Leadership Lessons: 5 Things to Know About HSMAI Lifetime Achievement Winner Ed Fuller

Edwin “Ed” Fuller spent 40 years with Marriott International, starting out in sales at the Twin Bridges Marriott in Arlington, Virginia, in 1972, and ending up as president and managing director of the company’s international lodging division. His leadership helped create 80,000 jobs and 550 hotels in 72 countries. But his original career plan had nothing to do with the hospitality business. 

Fuller served as a U.S. Army officer in Vietnam, and when he came out in 1971, he was all set to work in the airlines industry. When that didn’t pan out because of the airlines’ economic woes, he joined Marriott. “They had an in-flight operation,” Fuller said in an interview, “and I thought that would get me near the airlines, so that when things got better, I’d have relationships with the various carriers.”

Nearly 50 years later, Ed Fuller is still a hotel guy through and through. President of Laguna Strategic Advisors, which he co-founded after retiring from Marriott in 2012, Fuller recently received the Albert E. Koehl Award for Lifetime Achievement in Hospitality Marketing as part of HSMAI’s 2017 Adrian Awards. Here are five things we learned when we talked to him:

1. He automated Marriott’s reservations. “We made a major decision in using an airline-based system for our reservations. We literally went out and bought a frame from United Airlines, which gave us and continued to give us a big advantage, because our reservation system was able to do last-room availability a long, long time before anybody else.”

2. He took Marriott global (part 1). “As we entered a country, the first challenge was [that] no one knew what a Marriott was. It could have been a fruit, it could have been a vegetable, it could have been any number of things. Our strategy was to always go into a new market with a full-service hotel first, because we needed to use that as a billboard. That’s how people in that country would identify with us. Then as you went in and started to operate, the key was to understand the culture and how to do business.”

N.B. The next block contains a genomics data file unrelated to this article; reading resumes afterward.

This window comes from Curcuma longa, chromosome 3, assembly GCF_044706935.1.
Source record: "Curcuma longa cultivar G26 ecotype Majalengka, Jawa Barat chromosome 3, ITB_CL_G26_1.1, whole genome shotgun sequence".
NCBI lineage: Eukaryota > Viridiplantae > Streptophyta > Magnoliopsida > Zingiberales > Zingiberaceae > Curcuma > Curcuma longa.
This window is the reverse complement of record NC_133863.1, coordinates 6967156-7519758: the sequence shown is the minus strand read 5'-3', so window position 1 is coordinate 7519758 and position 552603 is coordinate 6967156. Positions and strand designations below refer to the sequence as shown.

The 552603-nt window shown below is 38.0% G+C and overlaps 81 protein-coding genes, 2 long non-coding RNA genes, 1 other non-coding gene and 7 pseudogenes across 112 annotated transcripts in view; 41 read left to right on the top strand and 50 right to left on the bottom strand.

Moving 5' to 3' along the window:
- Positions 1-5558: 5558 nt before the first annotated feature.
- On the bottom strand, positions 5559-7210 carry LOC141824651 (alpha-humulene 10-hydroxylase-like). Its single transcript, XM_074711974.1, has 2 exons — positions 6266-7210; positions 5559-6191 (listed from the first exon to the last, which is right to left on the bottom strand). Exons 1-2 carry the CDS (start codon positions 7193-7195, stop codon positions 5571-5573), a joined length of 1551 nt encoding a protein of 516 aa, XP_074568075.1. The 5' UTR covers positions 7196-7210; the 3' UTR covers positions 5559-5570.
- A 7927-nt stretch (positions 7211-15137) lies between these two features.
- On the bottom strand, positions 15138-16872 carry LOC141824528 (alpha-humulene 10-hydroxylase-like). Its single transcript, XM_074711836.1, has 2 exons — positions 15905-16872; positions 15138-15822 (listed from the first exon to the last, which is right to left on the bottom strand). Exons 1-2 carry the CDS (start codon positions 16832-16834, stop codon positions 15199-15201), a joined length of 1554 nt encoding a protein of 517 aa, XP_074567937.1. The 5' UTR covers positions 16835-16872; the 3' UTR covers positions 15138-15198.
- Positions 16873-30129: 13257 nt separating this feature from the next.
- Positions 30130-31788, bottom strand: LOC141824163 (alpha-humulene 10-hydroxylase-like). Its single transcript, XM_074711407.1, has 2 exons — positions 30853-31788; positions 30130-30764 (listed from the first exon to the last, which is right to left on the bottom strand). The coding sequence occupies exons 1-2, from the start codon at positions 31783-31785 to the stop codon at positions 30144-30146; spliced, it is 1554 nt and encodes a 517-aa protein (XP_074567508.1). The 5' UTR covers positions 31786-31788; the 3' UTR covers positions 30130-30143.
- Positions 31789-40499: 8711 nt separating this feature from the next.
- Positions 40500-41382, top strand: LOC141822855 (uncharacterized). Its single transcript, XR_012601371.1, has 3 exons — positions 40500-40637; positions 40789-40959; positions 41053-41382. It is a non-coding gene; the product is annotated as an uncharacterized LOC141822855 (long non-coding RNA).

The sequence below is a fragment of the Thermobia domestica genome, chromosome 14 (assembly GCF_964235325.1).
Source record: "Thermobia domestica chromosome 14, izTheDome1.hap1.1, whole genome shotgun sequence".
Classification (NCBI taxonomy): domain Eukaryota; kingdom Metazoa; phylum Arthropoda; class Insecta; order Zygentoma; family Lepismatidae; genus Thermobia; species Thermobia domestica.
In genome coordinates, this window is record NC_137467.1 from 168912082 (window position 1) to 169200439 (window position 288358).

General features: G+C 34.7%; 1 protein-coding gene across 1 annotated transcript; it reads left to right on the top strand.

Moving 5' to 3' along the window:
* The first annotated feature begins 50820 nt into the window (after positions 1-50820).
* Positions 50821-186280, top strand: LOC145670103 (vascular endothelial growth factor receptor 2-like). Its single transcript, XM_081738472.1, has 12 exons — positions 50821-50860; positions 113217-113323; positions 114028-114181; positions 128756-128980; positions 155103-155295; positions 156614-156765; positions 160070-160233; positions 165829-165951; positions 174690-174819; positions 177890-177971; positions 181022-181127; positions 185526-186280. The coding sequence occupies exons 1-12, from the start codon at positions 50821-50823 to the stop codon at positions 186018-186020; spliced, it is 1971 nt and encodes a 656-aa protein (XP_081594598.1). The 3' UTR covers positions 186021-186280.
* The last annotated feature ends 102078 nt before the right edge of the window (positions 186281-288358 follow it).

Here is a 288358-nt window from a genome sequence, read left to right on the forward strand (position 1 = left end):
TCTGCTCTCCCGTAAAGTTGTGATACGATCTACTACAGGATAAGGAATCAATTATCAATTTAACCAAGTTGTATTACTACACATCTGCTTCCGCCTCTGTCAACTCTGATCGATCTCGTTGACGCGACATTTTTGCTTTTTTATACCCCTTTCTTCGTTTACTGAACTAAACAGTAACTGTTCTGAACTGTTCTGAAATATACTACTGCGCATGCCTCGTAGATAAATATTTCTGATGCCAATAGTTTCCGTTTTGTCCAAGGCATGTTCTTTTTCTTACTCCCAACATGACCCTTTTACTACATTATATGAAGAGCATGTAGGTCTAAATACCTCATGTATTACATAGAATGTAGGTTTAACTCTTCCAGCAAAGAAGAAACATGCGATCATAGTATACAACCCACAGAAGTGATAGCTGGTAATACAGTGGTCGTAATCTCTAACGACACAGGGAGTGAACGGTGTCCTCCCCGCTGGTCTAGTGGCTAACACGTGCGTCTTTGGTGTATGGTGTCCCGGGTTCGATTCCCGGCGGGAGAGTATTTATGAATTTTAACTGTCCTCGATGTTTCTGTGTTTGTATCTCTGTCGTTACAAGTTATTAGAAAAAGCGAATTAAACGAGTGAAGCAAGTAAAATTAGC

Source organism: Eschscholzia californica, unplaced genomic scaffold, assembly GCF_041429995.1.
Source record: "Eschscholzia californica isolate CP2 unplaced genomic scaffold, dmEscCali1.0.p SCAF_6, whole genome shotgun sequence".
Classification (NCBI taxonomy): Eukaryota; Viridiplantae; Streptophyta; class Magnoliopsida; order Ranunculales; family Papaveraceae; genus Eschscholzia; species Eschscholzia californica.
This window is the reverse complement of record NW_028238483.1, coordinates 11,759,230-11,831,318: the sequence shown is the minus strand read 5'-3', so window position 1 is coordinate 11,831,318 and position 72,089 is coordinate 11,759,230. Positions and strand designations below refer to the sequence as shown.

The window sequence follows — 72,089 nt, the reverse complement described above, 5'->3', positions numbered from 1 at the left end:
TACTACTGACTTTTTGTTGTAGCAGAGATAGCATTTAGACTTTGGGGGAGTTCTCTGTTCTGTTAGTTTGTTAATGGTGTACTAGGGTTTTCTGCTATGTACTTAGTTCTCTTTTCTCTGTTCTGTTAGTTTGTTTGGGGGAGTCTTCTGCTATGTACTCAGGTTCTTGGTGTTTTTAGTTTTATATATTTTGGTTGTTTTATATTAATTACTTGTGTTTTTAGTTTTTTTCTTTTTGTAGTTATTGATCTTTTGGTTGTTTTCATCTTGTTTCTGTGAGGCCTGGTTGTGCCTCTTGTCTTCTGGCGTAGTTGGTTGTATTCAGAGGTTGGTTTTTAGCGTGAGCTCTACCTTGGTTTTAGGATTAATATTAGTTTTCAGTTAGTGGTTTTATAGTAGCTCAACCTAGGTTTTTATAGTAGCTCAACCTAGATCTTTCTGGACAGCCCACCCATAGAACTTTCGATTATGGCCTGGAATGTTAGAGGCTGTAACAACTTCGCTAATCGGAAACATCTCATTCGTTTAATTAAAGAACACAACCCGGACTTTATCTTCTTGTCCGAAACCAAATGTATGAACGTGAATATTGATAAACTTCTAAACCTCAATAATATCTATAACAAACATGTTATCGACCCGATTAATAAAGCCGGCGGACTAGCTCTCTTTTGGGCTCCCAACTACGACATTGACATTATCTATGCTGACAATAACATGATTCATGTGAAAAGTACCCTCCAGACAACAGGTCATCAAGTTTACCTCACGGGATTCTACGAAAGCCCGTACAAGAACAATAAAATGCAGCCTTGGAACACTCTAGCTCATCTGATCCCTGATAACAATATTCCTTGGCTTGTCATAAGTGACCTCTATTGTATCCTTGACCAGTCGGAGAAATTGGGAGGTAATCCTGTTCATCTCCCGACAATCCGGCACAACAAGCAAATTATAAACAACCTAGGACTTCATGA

3. He took Marriott global (part 2). “History trumps culture. An example was our first hotel in Thailand. We always had an understanding that the controller would be a Marriott employee, not a locally hired employee. So I got a call in Washington that the owner was going to put a Thai controller in and not the one we agreed to. Understanding that you don’t deal with Thais on the phone, I hopped a plane, went to Thailand, and we had lunch. It came down to understanding that the issue for him was who we had selected [as controller for the hotel] was a Burmese individual. The Thais have 700 years of bad history with the Burmese. We offered a German [controller], and he immediately said, “Fine, I’ll go with that.” It’s how to approach, how to understand, how to listen, how to have a conversation that will find out what the real issue is in that country.”

4. He wrote a book called You Can’t Lead With Your Feet on the Desk. “The philosophy that Bill Marriott and his father had was that you walked around an operation. As the GM [first at the Long Island Marriott, then at the Boston Marriott Copley Place], every morning and every evening before I went home — because there were two different shifts — I would walk the entire hotel as much as I could. Just smile and let them know that I wasn’t sitting in the office. When we had a challenge — a sold-out night or such — I wasn’t hidden away in the office, I was basically out on the floor, helping the folks that were dealing with the challenges of customers that needed help.”

5. He thinks the hotel business is very different and still the same. “The one thing that remains is the people. Guests want to be greeted and treated by someone that makes them feel good about the fact that they are staying in that hotel. It is the skill of those people that will make a difference in the success of that guest’s stay. The people factor is still very, very critical. I hope we don’t see the day when they’re replaced by automation, but I think that’s safe for the next 10, 15 years.”

The Albert E. Koehl Award for Lifetime Achievement and the Winthrop W. Grice Award for Lifetime Achievement in Hospitality Public Relations awards recognize individuals who have spent a major portion of their careers in the hospitality and travel profession and have contributed to the betterment of the industry in a significant and lasting way, over an extended period of time.

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